June 29, 1867|
|Died: November 10, 1914
|Batted: Left||Threw: Right|
|April 27, 1893 for the Baltimore Orioles|
|Last MLB appearance|
|June 3, 1899 for the Pittsburgh Pirates|
|Runs batted in||463|
|Career highlights and awards|
Henry Peter Reitz (June 29, 1867 – November 10, 1914), nicknamed "Heinie," was an American second baseman in Major League Baseball who played for the Baltimore Orioles, Washington Senators, and Pittsburgh Pirates. He was born in Chicago, Illinois.
In 1893, Reitz was sold, for $300, by the San Francisco Friscos to the Baltimore Orioles. His five-year tenure at Baltimore included his most notable season, 1894, during which he collected 31 triples. At the time, this tied Dave Orr's mark, set in 1886, for most triples in a single season. Although Chief Wilson surpassed both of them with his 36 triple season in 1912, Reitz and Orr still hold second place for this record. Contributing to Reitz's 31 triples in 1894 were two bases loaded triples he hit in the 3rd and 7th inning on June 4 against the Chicago Colts that led Baltimore to a 12–4 victory. Reitz's two bases loaded triples in a single game matched a feat achieved by Sam Thompson in 1887. The frequency with which Reitz hit triples in 1894 was marked departure from every other season in his career. Excluding his record-tying season, he averaged under six triples per year.
On December 10, 1897, he was traded (with Jack Doyle and Doc Amole) to the Washington Senators in exchange for Doc McJames, Gene DeMontreville, and Dan McGann. After one season in Washington, Reitz was traded to the Pittsburgh Pirates in exchange for Dick Padden, Jimmy Slagle, and Jack O'Brien. Reitz played 34 games for Pittsburgh in the 1899 season, and was traded in March 1900, to Milwaukee of the American Association in exchange for a player to be named later. In September 1900, Pittsburgh received Harry Smith to complete the transaction.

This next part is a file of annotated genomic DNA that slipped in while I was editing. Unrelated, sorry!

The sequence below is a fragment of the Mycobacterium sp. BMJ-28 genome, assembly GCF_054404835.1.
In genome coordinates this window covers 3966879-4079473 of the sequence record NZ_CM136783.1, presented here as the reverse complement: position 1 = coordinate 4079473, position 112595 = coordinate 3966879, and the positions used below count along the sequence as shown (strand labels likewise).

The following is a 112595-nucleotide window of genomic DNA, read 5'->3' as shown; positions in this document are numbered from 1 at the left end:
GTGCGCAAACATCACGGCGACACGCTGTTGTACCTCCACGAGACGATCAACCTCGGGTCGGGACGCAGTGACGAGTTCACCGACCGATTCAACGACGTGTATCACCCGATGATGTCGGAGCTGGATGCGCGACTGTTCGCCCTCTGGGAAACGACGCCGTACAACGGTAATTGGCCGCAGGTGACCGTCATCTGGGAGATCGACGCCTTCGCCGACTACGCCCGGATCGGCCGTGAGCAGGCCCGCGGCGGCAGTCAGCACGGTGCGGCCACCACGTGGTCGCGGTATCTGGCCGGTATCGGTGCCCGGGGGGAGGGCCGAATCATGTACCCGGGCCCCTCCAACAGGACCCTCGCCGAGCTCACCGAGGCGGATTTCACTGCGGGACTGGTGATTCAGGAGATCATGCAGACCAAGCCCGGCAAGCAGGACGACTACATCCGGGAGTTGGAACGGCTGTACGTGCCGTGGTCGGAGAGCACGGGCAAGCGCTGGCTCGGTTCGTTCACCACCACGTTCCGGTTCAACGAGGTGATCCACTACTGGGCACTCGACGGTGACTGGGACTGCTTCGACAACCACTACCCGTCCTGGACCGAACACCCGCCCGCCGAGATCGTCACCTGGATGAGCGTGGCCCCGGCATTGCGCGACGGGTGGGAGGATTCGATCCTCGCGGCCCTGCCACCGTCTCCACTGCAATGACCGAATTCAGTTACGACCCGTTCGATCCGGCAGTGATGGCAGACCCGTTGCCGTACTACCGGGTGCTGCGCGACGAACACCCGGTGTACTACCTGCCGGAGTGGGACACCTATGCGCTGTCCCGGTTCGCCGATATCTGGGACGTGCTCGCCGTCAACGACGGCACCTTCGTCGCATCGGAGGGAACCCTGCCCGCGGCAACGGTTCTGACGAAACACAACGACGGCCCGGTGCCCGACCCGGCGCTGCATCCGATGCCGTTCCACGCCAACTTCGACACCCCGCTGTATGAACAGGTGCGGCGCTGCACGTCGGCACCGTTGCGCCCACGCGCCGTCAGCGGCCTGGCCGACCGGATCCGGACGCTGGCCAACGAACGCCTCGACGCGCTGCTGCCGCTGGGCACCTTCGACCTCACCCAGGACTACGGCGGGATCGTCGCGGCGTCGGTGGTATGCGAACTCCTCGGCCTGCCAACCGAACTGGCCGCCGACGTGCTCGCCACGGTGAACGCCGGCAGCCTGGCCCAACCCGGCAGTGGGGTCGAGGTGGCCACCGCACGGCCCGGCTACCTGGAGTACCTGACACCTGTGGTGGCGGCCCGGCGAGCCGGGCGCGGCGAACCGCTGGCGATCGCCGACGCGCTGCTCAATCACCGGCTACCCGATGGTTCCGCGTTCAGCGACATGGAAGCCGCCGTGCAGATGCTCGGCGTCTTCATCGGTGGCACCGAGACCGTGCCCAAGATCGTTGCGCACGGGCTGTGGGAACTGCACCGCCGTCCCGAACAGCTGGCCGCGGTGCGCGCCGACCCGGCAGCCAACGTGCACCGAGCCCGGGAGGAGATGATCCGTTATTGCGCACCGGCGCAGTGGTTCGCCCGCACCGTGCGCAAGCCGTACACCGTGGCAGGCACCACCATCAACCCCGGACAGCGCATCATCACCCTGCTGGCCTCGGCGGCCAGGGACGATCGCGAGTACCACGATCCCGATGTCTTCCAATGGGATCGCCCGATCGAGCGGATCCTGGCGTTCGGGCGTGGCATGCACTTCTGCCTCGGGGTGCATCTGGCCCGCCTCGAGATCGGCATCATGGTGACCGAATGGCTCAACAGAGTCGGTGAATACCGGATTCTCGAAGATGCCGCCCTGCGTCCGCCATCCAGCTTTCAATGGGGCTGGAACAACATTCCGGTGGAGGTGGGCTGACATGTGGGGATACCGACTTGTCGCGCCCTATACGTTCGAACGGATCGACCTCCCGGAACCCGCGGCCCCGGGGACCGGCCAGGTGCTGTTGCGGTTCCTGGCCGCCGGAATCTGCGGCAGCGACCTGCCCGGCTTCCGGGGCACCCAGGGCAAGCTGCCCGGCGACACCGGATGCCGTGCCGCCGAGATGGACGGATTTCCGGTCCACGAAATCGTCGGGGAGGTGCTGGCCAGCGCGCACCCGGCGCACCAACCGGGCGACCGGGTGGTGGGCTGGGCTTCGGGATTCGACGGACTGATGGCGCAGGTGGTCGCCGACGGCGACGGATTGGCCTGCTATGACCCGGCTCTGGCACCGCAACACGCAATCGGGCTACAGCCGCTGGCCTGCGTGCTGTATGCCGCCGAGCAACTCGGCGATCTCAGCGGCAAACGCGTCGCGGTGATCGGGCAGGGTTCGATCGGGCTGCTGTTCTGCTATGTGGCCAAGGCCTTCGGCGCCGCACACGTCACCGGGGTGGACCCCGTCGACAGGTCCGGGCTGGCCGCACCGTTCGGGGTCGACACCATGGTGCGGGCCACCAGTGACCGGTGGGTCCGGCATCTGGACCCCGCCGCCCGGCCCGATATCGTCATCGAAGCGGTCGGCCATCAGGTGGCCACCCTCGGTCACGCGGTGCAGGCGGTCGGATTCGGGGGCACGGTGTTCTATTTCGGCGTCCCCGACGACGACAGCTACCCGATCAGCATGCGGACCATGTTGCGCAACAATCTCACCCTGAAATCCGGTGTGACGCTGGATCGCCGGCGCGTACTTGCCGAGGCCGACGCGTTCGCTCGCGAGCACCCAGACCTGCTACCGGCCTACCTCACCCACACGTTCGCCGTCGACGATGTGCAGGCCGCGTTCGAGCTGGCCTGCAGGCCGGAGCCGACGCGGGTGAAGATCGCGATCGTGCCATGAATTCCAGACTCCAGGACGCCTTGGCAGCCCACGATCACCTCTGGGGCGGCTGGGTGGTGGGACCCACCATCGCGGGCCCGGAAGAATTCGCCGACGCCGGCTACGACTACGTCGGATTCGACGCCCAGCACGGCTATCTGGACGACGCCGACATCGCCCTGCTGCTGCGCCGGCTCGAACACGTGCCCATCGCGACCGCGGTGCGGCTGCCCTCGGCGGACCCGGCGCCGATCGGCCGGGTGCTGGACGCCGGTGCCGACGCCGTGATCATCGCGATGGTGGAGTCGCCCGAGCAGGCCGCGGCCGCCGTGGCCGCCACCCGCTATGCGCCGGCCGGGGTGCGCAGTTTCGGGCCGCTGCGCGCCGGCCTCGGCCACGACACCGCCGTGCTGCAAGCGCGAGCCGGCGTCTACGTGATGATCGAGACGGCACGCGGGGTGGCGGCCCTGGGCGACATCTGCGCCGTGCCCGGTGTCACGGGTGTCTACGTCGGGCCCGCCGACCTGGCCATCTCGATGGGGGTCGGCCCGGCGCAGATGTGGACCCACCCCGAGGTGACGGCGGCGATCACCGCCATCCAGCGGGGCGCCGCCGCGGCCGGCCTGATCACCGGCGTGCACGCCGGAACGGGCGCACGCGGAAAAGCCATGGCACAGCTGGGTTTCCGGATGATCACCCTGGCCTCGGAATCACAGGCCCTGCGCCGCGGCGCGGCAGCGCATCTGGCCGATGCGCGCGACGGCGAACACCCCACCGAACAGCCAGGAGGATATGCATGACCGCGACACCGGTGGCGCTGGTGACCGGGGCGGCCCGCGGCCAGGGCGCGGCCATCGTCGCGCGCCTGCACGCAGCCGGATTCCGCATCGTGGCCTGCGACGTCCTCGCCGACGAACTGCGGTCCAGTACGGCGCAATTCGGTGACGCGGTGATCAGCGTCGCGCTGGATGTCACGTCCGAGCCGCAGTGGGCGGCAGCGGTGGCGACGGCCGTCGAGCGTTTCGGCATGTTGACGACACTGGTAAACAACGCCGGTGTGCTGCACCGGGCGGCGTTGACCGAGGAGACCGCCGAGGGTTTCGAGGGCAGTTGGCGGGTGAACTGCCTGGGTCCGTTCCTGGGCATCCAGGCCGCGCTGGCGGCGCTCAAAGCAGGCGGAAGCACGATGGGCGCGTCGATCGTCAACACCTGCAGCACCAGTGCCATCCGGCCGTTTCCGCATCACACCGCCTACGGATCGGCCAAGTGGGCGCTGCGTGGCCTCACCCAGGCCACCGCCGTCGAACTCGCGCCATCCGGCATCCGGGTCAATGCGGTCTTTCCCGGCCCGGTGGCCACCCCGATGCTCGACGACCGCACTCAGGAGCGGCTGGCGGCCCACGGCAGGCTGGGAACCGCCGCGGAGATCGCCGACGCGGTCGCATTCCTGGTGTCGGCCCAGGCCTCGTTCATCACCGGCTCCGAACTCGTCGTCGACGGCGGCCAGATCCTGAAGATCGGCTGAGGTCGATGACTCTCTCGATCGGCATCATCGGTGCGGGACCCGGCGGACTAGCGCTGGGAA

Reitz was killed in a car accident at the age of 47 in Sacramento, California. This marked the first time that a car accident claimed the life of a major league baseball player, although it would not be until 1924 that an active major-leaguer, Boston Braves shortstop Tony Boeckel, would die in an auto accident.
- "Heinie Reitz's Stats". Baseball-Almanac.com. Retrieved 2006-11-26.
- "Heinie Reitz". Retrosheet.org. Retrieved 2006-11-26.
- "Single Season Leaders for Triples". Baseball-Almanac.com. Retrieved 2006-11-26.
- Charlton, James. "Charlton's Baseball Chronology - 1894". BaseballLibrary.com. Retrieved 2006-11-26.
- "The Obit for Heinie Reitz". TheDeadballEra.com. Archived from the original on 2006-11-13. Retrieved 2006-11-26.
- Charlton, James. "Charlton's Baseball Chronology - 1914". BaseballLibrary.com. Retrieved 2006-11-26.